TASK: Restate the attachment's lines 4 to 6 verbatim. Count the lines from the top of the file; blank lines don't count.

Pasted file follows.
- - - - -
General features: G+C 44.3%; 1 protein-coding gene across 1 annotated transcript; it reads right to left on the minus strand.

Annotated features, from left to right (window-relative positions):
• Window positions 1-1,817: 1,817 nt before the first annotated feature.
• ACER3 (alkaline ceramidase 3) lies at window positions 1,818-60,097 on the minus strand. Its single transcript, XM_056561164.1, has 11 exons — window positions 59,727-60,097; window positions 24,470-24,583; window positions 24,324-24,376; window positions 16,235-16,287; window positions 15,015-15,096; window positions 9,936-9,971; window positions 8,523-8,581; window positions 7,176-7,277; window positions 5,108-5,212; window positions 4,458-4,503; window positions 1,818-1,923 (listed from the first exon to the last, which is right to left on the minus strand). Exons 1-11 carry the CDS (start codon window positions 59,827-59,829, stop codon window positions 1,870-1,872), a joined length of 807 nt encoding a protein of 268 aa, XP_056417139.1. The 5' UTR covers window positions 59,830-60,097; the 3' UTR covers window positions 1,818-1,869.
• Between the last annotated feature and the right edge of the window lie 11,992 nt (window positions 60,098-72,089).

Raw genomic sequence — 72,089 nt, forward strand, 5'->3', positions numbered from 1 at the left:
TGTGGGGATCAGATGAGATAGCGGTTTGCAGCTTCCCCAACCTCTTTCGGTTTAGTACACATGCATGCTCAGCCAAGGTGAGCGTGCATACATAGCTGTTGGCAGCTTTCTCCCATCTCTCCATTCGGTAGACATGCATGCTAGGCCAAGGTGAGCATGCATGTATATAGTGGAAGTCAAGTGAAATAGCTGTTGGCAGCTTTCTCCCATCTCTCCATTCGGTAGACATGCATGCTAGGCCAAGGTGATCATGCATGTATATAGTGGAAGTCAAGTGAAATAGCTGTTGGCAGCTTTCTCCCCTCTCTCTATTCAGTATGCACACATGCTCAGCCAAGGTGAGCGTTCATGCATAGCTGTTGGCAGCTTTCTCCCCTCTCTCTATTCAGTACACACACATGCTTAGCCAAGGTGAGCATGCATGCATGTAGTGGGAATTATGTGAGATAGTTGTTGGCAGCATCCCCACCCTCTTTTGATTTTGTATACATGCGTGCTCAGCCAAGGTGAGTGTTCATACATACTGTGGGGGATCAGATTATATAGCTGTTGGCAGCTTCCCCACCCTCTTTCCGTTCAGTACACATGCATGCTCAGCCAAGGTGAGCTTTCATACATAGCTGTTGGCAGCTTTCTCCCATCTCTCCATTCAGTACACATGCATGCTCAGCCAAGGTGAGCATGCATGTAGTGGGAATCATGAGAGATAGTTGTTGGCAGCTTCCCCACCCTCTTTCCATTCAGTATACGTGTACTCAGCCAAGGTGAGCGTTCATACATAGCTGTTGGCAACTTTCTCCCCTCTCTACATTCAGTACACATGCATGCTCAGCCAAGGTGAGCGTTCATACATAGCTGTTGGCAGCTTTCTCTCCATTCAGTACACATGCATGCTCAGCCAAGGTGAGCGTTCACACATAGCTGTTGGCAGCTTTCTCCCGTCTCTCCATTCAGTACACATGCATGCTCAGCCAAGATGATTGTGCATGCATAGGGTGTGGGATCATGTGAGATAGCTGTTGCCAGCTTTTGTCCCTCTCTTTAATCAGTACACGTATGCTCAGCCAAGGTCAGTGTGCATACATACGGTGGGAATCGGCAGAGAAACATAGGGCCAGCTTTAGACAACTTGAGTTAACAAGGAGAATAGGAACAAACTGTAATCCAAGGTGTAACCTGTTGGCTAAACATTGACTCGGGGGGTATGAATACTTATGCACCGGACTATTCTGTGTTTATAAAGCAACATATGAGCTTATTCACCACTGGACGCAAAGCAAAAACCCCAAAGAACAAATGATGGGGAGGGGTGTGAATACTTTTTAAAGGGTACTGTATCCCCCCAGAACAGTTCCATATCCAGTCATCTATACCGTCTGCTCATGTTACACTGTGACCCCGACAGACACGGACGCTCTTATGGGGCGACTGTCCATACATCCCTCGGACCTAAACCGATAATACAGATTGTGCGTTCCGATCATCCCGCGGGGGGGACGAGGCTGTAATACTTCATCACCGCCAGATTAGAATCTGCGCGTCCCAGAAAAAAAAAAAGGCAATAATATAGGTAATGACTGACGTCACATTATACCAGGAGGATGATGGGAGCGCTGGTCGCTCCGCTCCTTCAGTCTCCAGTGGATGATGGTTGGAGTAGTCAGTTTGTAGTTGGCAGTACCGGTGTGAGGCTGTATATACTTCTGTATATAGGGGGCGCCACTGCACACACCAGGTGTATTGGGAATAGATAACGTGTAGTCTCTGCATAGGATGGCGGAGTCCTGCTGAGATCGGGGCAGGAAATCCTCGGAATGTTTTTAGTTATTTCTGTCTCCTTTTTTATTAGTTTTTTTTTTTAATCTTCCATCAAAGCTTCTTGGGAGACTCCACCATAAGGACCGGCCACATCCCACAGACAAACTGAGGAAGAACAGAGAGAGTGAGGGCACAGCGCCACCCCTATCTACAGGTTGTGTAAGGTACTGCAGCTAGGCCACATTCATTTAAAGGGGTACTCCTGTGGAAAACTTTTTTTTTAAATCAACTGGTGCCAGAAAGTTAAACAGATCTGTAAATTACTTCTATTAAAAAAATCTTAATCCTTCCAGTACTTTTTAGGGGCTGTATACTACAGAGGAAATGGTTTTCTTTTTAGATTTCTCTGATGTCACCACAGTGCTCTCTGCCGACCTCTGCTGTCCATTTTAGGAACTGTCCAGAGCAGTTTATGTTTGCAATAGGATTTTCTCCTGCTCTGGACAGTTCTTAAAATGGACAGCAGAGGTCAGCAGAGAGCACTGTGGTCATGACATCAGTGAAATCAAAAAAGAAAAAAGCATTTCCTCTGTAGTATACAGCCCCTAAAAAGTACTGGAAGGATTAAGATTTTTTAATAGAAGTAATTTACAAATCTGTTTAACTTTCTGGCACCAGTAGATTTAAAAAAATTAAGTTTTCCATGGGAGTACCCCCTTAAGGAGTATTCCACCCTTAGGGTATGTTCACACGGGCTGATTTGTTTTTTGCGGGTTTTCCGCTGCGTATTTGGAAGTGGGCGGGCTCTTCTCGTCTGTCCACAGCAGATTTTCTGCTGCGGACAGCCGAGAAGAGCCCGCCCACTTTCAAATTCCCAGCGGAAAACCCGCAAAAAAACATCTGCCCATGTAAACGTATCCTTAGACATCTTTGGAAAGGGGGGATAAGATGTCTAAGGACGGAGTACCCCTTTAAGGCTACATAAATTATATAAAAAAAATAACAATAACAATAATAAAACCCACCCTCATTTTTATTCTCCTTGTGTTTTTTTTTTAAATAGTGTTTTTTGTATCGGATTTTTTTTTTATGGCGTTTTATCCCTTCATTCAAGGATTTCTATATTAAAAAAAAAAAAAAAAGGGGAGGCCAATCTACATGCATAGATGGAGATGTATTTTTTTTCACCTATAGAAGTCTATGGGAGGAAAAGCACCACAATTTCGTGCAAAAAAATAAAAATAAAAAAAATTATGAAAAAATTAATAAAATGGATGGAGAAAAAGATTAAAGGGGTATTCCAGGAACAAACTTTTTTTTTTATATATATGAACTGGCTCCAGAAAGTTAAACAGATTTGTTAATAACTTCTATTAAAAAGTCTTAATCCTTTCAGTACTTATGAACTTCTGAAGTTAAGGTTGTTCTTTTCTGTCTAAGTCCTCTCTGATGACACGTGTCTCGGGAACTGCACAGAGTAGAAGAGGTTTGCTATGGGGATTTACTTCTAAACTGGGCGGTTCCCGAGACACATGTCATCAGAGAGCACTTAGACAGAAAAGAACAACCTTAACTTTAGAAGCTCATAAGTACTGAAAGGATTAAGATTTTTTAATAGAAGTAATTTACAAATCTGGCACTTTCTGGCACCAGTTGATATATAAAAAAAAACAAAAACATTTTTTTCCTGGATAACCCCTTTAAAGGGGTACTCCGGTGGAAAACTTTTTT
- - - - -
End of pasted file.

• ACER3 (alkaline ceramidase 3) lies at window positions 1,818-60,097 on the minus strand. Its single transcript, XM_056561164.1, has 11 exons — window positions 59,727-60,097; window positions 24,470-24,583; window positions 24,324-24,376; window positions 16,235-16,287; window positions 15,015-15,096; window positions 9,936-9,971; window positions 8,523-8,581; window positions 7,176-7,277; window positions 5,108-5,212; window positions 4,458-4,503; window positions 1,818-1,923 (listed from the first exon to the last, which is right to left on the minus strand). Exons 1-11 carry the CDS (start codon window positions 59,827-59,829, stop codon window positions 1,870-1,872), a joined length of 807 nt encoding a protein of 268 aa, XP_056417139.1. The 5' UTR covers window positions 59,830-60,097; the 3' UTR covers window positions 1,818-1,869.
• Between the last annotated feature and the right edge of the window lie 11,992 nt (window positions 60,098-72,089).

Raw genomic sequence — 72,089 nt, forward strand, 5'->3', positions numbered from 1 at the left: